Check out the trailers to my movies https://www.youtube.com/watch?v=Tjq5Ah_QQx4

Why black writers should not read HP Lovecraft.




Amidst the debates around diversity in the Hugo Awards I said on a panel at the 2015 World Horror convention that I don’t read HP Lovecraft.  Now, at a horror convention that comment fell like a pin dropped, everyone went silent.  I went on to explain why I don’t think black horror or Sci-fi writers need to read Lovecraft to become good horror writers.   There is a big difference between African American concepts of horror and that of HP Lovecraft.  They differ in their interpretation of what death is, what are dead people and what should we do to the dead.
First, let’s define what HP Lovecraft horror is or better what Lovecraftian horror is. HP Lovecraft is now regarded as one of the most significant 20th-century authors in his genre.  His style of horror is one of the most revered.  Lovecraftian horror is a subgenre of horror fiction that emphasizes the cosmic horror of the unknown.   Its basic tenants are Unanswered questions, Detachment from society and, Helplessness and hopelessness all with a Antiquarian writing style.  While everything in horror isn’t exactly like Lovecraft, he is the poster child for Western horror.  It was a bust of him which was used as the World Fantasy awards trophy from their inception through 2015.
Let me use my book It Happened on Negro Mountain to illustrate my hypothesis.  In my story Negro Mountain (a real place in Maryland) is protected by the spirit of an escaped African during the time of American slavery. The story follows a young girl who becomes emotionally terrorized by her father in the presence of her mother.  As the father’s (a drug dealing gangster) threats and other activities become more prominent the ghost of the dead African comes to the aid of the little girl.  The story follows as the ghost terrorizes and kills anyone who does bad things on the mountain.
My story while it sounds good, it is very unique among horror stories.  What makes it so unique is that it is a good ghost story and still a scary horror story.  You can count on one hand the amount of good ghost stories that have achieved commercial success.  In fact, I only know of two stories with good ghosts that have succeeded in popular culture. Casper the friendly and Ghost the movie with Whoopie Goldberg are the only two I know.  That said, the difference between the elements in my story and that of a western horror story is the difference of cultural interpretation of death.
In western Lovecraft stories concepts like ghosts and dead things are equivalent to evil and bad.  Even the use of the word dead is synonymous to evil.  However, in African American culture or its root African cultures dead and spirits are more good than bad.  In African cultures when humans die they become ancestors.  Africans view their ancestors as protectors and sources of aid and assistance.  They are able to do both good and bad.  This is a fundamental difference between horror interpretations.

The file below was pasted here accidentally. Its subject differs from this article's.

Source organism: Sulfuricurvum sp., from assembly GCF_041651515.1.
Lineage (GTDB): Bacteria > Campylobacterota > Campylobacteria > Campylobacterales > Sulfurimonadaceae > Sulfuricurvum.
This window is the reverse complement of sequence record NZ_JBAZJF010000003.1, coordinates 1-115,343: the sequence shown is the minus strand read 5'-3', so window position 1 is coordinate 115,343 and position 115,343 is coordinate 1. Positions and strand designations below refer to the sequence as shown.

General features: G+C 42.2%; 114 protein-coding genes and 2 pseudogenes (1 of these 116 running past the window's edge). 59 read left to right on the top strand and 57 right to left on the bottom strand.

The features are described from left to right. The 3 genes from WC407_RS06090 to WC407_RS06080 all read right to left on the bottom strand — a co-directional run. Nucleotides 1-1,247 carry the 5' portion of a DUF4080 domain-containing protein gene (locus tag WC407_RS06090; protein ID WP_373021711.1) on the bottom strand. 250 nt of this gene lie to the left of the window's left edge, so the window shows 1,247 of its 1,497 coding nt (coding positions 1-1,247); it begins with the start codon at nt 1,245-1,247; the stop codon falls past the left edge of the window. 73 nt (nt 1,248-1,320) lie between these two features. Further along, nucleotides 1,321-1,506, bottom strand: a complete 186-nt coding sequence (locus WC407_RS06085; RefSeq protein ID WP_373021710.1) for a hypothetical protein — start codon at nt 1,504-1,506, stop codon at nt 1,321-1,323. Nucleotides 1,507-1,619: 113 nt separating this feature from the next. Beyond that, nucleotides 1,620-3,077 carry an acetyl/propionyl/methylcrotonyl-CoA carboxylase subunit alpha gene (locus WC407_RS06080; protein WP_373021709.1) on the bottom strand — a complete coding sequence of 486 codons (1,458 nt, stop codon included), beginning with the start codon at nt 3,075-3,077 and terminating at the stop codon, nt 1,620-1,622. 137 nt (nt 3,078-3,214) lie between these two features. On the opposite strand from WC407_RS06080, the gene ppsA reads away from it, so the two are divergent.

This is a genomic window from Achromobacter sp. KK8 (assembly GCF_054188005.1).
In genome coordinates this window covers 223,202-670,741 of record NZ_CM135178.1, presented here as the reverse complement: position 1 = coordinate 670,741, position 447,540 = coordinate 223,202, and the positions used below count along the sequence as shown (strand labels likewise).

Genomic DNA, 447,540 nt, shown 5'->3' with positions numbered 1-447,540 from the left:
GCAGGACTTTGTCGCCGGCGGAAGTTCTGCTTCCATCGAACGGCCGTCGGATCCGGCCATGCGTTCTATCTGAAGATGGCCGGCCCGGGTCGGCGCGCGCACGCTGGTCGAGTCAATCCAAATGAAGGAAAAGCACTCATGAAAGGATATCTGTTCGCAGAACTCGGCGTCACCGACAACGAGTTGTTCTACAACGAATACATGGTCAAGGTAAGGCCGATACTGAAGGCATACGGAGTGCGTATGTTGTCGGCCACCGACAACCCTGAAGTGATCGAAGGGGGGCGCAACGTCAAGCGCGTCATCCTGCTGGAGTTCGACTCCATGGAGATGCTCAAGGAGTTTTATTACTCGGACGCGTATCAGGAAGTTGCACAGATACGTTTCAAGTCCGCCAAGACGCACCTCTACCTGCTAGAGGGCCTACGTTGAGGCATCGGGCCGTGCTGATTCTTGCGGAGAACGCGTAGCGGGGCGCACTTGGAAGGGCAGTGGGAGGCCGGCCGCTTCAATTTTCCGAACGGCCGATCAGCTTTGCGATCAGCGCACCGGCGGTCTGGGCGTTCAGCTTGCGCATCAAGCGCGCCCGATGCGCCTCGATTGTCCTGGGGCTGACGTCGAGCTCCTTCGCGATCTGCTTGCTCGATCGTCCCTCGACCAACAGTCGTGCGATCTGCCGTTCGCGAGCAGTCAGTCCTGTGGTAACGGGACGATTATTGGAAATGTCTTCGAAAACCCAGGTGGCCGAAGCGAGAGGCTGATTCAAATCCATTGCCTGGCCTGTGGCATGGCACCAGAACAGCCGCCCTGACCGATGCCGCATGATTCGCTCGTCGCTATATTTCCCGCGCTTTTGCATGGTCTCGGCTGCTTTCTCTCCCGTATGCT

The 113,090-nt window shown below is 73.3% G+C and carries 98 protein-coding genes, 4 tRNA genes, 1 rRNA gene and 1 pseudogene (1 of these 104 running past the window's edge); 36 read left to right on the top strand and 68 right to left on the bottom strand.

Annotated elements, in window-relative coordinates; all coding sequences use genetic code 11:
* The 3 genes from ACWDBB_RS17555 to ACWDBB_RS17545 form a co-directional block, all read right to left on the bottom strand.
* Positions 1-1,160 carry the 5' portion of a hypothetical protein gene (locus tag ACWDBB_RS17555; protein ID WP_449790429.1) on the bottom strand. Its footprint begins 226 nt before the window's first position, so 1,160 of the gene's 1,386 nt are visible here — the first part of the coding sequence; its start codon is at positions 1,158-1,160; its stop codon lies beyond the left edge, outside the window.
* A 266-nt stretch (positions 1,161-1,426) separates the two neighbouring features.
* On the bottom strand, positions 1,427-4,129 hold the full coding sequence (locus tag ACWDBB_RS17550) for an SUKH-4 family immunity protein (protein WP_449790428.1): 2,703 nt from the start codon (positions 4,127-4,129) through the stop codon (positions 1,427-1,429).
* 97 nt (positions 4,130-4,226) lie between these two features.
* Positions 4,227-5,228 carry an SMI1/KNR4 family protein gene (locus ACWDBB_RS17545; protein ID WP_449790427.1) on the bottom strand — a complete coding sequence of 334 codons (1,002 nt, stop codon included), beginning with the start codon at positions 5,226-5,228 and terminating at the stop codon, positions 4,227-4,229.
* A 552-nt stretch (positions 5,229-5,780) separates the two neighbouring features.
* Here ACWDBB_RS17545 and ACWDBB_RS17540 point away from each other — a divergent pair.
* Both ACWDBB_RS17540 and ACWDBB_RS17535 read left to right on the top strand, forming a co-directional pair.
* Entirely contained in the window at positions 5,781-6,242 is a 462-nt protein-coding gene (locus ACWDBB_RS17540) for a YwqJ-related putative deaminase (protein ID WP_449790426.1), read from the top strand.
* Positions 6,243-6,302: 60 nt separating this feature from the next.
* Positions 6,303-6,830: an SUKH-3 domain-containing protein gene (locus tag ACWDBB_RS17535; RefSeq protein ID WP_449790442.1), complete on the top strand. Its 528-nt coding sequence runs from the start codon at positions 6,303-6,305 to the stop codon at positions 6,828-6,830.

As with all of Lovecraftian concepts they depend on this different interpretation.  Instead of praise for the dead Lovecraftian stories depend on fear and hate of the dead.  While African cultural stories seek help from their dead western Lovecraftian stories run from and fight their dead.
I wind this up by saying as we seek diversity in science fiction and horror we must not allow for variations to be blurred.  If African American writers begin to study HP Lovecraft and start writing Lovecraftian stories then we are really missing out on all of what we have been asking for.  With my book It Happened on Negro Mountain I have proven that good ghost stories can be just as scary.  The motto of Negro Mountain is it is a place where bad things happen to bad people.  I ask everyone to join me in enjoying this expanse of the beloved genre of horror and ask African American writers to keep away from HP Lovecraft.
Bio
Jeff Carroll is a writer and a filmmaker.  He is pioneering what he calls Hip Hop horror, Sci/fi and fantasy. His stories always have lots of action and a social edge.  He has written and produced 2 films and six books.  Jeff Carroll is also the author of the non-fiction book The Hip Hop Dating Guide.  Connect with him at his blog http://hhcnf.blogspot.com/ and on Facebook, Instagram and Twitter.

Wednesday, April 3, 2019

Florida LitCon: Where top authors meet, top filmmakers and their fans.

February 2019 Jeff Carroll is proud to announce the first annual Florida LitCon on June 15, 2019, at the Royal Palm Hotel and Resort. This event will bring together filmmakers and authors as well as a variety of other creators. Florida LitCon is a one-day event that secured top guest in each area.
Florida LitCon is designed in a way to where top authors can share their books with filmmakers and illustrators with fans and lovers of sci-fi and urban fiction can purchase these. Florida LitCon is part networking event and consumer convention.  Modeled after The Slamdance film festival Florida LitCon will be taking place at the same time as the American Black Film Festival. There will be an exhibit room with creators from around the country and panels discussing the last news and issues in the industry.